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This week’s photos come from Jack Schwitz, who was once stuck in Tijuana for three months. He says, “What what supposed to be a day trip to Tijuana turned into a three month stay in the country bouncing from one cheap hotel to the next. One of the members of our group was not permitted entry back into the U.S. so instead of ditching him and returning to our lives we all decided to stay in Mexico until we figured out how to get him across the border.
This lead to a total immersion into the culture and the day to day chores such as grocery shopping and going out to eat. It was those simple things that fascinated me. Through 35mm cross-processing, I tried to exploit that excitement by taking pictures of everyday things in Mexico such as road signs and restaurants and cross processing the results to give them an unfamiliar look and feel.”
PHIXATIVE: How long have you been a photographer?
Jack Schwitz: I have been obsessed with photography since 1990 or so, and I have been lucky enough to have people pay me to do it since 2003.
What kind of cameras do you use?
Most recently I have been using an Asahi Pentax M42 mount camera with any available M42 mount lenses I can pick up to shoot stills. For motion picture film I have a crew of Super8 cameras and a couple 16mm cameras. Out of those I shoot mostly with a Soviet era Krasnogorsk K-3 because it takes the same M42 lenses.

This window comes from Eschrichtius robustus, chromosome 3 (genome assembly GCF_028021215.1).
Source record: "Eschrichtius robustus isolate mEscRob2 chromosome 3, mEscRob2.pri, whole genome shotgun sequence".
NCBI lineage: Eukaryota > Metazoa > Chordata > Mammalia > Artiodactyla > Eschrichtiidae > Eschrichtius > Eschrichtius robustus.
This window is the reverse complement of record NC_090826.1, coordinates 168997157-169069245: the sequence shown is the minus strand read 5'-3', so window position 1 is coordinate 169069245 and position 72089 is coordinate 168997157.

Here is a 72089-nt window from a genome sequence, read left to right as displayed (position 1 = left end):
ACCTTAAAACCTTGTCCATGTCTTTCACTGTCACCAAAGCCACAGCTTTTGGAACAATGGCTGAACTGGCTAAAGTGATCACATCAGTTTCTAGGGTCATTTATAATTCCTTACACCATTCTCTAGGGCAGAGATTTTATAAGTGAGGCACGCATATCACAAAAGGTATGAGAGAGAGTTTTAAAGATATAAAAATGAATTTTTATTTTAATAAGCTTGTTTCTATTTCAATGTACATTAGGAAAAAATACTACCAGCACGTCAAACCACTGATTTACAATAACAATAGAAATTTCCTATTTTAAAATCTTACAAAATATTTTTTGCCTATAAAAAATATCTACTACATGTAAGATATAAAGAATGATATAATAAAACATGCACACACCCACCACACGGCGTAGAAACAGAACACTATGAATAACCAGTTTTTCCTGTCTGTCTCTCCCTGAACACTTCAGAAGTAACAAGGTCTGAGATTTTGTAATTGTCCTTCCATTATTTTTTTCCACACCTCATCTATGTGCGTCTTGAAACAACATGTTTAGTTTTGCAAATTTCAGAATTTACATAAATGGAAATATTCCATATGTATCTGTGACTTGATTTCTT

I choose to shoot film for a couple reasons. I like the idea of having a limited number of exposures and the pre-production and thought you need to put into each frame. And I have an unhealthy obsession with Kodak. Being born and raised in Rochester, NY I feel like I have some completely made-up bond with the medium and anything Kodak. I have a habit of collecting film and cameras made by the company and documenting the items. I go crazy for items I consider to be “finds” like Kodak issue Law Enforcement 35mm film or Kodak NewsReels dating back to WWI.
Do you self-develop or where do you go to develop your photos?
Darkrooms at Community Colleges were a great place to sign up for a photography class for darkroom access, but those are rapidly disappearing. So most recently I used Tempe Camera for 35, and Yale Film and Video in California for any motion picture stock.
Any advice for film photographers starting out?
Just buy up as many types of film as you can from wherever you can and take over one of the drawers in the refrigerator with it.
Anything else you want to add about film photography?
Cross Processing Slide Film is one of my favorite things to do. It always gives you interesting and unplanned results. Unfortunately Reversal stock is getting really hard to find these days…